- Constructive Dismissal
- Unfair Dismissal
- Wages Law
- Equal Opportunities
- Maternity Leave
- Working Time Regulations
- Whistle Blowers
Working Time Regulations Solicitors - UK Employment Compensation Claim Lawyers
Our specialist employment law solicitors deal with disputes under the Working Time Regulations before the Employment Tribunal. Our solicitors offer free advice with no further obligation. If you would like to speak to a Working Time Regulations solicitor just call the helpline or complete the contact form or email our offices.
The Working Time Regulations 1998
The Working Time Regulations 1998 limited the number of hours which a worker can be required to work and they also gave a worker rights in relation to night working, rest periods and paid annual holiday. The regulations are in fact a mixture of health and safety duties- which are enforceable in the criminal courts and employment rights- which are enforceable in employment tribunals.
The definition of "worker" in the regulations includes someone who provides personal work for another party to the contract. Thus the class of people who can rely on the regulations is wider than the traditional employee and all agency workers are specifically included as being protected by the regulations.
Workers cannot be forced to work on average for more than 48 hours per week, although a worker and an employer can agree to exclude this limit on the maximum weekly working time. In fact, it is common to see an opt out clause in employment contracts but even then, a worker can opt back in by giving his employer notice of his intention to do so. The worker has to give 7 days notice to his employer although again it is common to see in employment contracts that the worker has to give 3 months notice to opt back in; 3 months is the maximum notice period an employer can require.
The regulations give every worker the right to enjoy 4 weeks paid annual holiday. In calculating this entitlement to 4 weeks annual paid holiday, bank holidays are included – in other words the 4 weeks entitlement is not additional to bank holidays so that if a worker is entitled to 8 bank holidays he is entitled under the regulations to take 12 days plus the 8 bank holidays. Part-time as well as full-time workers are covered by the regulations and a week's holiday leave should be the same amount of time as makes up the working week- if a worker works 5 days a week he is entitled to take 20 days annual holiday; if he works 4 days a week his entitled to take 16 days annual holiday. Unless the employment contract specifies otherwise, the holiday year for a worker who started after 1st October 1998 is the 12 month period beginning on his start date and each anniversary of the start date.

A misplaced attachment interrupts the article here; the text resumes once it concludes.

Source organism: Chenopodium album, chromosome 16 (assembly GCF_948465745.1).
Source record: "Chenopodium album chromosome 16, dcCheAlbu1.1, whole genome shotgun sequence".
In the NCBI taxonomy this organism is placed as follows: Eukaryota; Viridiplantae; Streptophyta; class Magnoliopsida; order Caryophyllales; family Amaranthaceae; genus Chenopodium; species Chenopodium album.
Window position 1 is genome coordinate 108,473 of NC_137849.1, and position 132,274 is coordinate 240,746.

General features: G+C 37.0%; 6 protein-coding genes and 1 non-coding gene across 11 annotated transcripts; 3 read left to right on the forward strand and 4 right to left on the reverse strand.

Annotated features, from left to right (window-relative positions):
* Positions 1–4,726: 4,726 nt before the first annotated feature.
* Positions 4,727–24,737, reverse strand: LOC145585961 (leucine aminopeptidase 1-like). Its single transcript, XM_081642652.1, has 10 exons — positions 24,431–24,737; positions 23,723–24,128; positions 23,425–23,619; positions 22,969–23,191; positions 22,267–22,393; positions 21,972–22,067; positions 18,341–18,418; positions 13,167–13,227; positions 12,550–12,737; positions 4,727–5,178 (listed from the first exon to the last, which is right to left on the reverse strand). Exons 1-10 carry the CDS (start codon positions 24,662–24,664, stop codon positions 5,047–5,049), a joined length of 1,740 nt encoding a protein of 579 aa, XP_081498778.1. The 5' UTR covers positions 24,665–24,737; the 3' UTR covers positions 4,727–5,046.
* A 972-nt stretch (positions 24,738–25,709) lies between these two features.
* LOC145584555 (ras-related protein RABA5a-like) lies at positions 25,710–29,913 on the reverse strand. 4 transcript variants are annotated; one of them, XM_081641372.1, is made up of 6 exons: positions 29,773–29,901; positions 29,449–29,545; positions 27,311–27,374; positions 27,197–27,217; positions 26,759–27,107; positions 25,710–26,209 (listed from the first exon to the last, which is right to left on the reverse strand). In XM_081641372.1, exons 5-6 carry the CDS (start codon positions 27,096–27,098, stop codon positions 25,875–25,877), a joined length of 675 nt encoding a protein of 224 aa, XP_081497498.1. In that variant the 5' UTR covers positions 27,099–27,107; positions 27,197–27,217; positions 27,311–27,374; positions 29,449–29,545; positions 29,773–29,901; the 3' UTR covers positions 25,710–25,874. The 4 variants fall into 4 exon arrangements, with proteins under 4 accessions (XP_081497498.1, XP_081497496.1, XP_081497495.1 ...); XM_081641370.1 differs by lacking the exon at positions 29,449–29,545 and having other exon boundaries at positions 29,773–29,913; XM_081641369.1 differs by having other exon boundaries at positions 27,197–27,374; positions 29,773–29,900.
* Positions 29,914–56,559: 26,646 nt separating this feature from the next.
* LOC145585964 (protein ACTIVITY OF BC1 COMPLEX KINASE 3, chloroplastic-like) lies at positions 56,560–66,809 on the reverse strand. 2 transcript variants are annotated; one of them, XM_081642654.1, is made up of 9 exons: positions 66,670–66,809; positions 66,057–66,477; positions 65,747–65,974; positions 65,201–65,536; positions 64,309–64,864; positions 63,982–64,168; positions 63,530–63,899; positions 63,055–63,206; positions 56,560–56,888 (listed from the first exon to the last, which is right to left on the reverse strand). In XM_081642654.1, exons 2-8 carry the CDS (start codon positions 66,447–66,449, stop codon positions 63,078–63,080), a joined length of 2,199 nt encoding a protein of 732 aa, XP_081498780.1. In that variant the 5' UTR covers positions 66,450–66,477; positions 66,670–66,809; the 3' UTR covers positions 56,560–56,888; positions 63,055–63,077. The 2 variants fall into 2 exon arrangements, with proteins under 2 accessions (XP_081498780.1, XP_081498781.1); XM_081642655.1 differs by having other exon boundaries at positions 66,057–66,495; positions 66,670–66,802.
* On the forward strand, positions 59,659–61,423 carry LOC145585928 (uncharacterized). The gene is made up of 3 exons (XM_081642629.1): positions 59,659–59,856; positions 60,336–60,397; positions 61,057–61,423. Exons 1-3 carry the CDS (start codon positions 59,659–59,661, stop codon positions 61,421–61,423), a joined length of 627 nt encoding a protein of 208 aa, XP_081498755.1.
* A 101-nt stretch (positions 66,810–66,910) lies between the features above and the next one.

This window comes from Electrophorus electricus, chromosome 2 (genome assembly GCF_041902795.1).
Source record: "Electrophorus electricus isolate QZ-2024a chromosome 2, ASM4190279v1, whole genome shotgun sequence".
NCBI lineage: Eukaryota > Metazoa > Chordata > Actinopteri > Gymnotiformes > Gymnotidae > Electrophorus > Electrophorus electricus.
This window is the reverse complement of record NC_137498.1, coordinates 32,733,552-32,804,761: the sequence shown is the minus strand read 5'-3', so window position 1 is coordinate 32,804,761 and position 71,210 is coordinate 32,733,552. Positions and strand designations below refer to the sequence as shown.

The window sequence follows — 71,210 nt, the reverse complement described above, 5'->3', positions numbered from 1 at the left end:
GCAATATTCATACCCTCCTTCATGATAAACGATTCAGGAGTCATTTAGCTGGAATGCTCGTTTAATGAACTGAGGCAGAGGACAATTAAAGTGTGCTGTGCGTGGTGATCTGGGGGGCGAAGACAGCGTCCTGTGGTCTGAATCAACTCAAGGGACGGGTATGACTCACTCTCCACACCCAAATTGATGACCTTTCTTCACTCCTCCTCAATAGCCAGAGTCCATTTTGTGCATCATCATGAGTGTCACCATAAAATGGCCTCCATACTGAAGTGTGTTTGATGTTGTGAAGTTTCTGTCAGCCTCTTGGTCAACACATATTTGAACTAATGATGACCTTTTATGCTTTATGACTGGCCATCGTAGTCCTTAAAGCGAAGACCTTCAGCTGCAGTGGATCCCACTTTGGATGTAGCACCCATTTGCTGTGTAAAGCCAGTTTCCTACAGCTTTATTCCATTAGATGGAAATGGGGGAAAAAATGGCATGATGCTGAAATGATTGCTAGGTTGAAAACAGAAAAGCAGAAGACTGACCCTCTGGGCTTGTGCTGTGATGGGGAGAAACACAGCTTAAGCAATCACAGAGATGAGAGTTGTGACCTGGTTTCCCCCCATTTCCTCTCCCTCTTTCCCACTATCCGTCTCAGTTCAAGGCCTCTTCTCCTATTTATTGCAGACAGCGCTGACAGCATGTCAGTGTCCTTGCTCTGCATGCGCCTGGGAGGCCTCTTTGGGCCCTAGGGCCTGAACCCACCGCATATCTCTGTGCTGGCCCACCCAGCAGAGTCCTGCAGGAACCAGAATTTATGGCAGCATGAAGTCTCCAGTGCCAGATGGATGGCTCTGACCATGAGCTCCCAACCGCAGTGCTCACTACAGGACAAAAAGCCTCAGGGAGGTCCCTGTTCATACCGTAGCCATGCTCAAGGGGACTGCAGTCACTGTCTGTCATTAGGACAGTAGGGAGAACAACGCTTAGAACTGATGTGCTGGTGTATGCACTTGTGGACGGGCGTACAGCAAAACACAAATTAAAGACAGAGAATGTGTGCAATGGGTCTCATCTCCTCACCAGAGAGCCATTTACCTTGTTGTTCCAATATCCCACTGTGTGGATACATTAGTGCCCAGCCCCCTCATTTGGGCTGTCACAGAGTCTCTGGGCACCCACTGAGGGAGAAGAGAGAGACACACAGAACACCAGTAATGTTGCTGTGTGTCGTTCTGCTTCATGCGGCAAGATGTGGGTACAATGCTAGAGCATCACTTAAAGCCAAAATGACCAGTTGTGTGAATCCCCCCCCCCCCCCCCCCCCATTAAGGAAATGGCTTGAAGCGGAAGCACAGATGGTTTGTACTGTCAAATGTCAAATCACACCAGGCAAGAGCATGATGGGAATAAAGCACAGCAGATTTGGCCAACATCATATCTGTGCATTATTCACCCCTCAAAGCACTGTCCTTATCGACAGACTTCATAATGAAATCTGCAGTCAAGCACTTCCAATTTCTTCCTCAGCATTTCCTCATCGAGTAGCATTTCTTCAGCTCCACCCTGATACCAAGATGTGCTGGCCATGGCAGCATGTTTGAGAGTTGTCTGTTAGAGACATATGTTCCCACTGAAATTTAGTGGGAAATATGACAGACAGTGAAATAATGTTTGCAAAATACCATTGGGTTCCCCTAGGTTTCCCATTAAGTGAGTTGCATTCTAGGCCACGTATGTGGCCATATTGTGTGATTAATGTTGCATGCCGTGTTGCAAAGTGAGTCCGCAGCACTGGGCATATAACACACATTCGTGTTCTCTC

It is possible to avoid the provisions in the regulations as to the taking of holidays by setting out specific holiday provisions within the employment contract which can of course reflect the particular needs of the employer's business.
Under the The Working Time Regulations 1998, a worker must give his employer notice of his intention to take a holiday, equivalent to twice the period of holiday which he proposes to take. If the employee objects to the holiday which the worker proposes to take, he must give a counter notice equivalent to the holiday period. Thus if a worker wanted to take 4 days holiday, he must give the employer 8 days notice and the employer must object within 4 days of receiving that notice.
Employers should note that if they dismiss an employee because the employee claims that his employer has infringed his rights under the regulations, then this will be regarded as being automatically unfair (regulation 32 of the Working Time Regulations 1998). This means that the employee can bring an unfair dismissal claim even though he has not been employed for a continuous period of 12 months which is the normal period an employee has to have worked before he can being an unfair dismissal claim.
Employment Law Solicitors
Our Working Time Regulations solicitors operate exclusively in all areas of dispute between employees and employers and they do nothing else which enables them to achieve your goals in the most efficient and practical way possible. They are able to pursue or negotiate a claim on your behalf and can provide representation anywhere in the United Kingdom. If you would like an initial free consultation for advice to find out whether you have a good case, how to go about claiming and how much your compensation might be worth you can call the helpline or complete the contact form or email our offices. If after talking to a specialist lawyer you decide not to take matters further you are under no obligation to do so and you will not be charged for our initial advice session.